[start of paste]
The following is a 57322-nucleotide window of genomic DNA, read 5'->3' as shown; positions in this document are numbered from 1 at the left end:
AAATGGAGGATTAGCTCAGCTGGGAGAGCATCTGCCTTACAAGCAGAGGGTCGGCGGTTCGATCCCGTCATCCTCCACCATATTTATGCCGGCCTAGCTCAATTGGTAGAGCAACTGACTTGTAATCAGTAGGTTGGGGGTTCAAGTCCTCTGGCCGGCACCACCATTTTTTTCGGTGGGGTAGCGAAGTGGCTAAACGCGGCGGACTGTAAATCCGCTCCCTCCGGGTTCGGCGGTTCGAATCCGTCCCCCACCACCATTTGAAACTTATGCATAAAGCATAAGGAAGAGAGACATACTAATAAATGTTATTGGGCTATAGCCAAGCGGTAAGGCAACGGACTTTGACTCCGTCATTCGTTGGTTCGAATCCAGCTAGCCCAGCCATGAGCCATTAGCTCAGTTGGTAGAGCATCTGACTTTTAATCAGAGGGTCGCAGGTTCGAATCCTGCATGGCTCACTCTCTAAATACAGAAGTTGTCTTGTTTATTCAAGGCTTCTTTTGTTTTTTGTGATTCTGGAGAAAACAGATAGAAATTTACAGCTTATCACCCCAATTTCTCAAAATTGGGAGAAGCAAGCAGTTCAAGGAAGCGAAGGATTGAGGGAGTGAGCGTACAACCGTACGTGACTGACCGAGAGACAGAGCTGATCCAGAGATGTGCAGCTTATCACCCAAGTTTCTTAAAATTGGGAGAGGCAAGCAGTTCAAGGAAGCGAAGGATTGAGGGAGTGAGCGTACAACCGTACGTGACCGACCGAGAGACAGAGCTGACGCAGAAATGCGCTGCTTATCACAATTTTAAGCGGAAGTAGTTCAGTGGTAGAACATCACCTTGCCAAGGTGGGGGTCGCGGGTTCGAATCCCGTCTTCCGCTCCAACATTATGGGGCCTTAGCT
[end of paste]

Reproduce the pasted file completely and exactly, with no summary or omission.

The following is a 57322-nucleotide window of genomic DNA, read 5'->3' as shown; positions in this document are numbered from 1 at the left end:
AAATGGAGGATTAGCTCAGCTGGGAGAGCATCTGCCTTACAAGCAGAGGGTCGGCGGTTCGATCCCGTCATCCTCCACCATATTTATGCCGGCCTAGCTCAATTGGTAGAGCAACTGACTTGTAATCAGTAGGTTGGGGGTTCAAGTCCTCTGGCCGGCACCACCATTTTTTTCGGTGGGGTAGCGAAGTGGCTAAACGCGGCGGACTGTAAATCCGCTCCCTCCGGGTTCGGCGGTTCGAATCCGTCCCCCACCACCATTTGAAACTTATGCATAAAGCATAAGGAAGAGAGACATACTAATAAATGTTATTGGGCTATAGCCAAGCGGTAAGGCAACGGACTTTGACTCCGTCATTCGTTGGTTCGAATCCAGCTAGCCCAGCCATGAGCCATTAGCTCAGTTGGTAGAGCATCTGACTTTTAATCAGAGGGTCGCAGGTTCGAATCCTGCATGGCTCACTCTCTAAATACAGAAGTTGTCTTGTTTATTCAAGGCTTCTTTTGTTTTTTGTGATTCTGGAGAAAACAGATAGAAATTTACAGCTTATCACCCCAATTTCTCAAAATTGGGAGAAGCAAGCAGTTCAAGGAAGCGAAGGATTGAGGGAGTGAGCGTACAACCGTACGTGACTGACCGAGAGACAGAGCTGATCCAGAGATGTGCAGCTTATCACCCAAGTTTCTTAAAATTGGGAGAGGCAAGCAGTTCAAGGAAGCGAAGGATTGAGGGAGTGAGCGTACAACCGTACGTGACCGACCGAGAGACAGAGCTGACGCAGAAATGCGCTGCTTATCACAATTTTAAGCGGAAGTAGTTCAGTGGTAGAACATCACCTTGCCAAGGTGGGGGTCGCGGGTTCGAATCCCGTCTTCCGCTCCAACATTATGGGGCCTTAGCT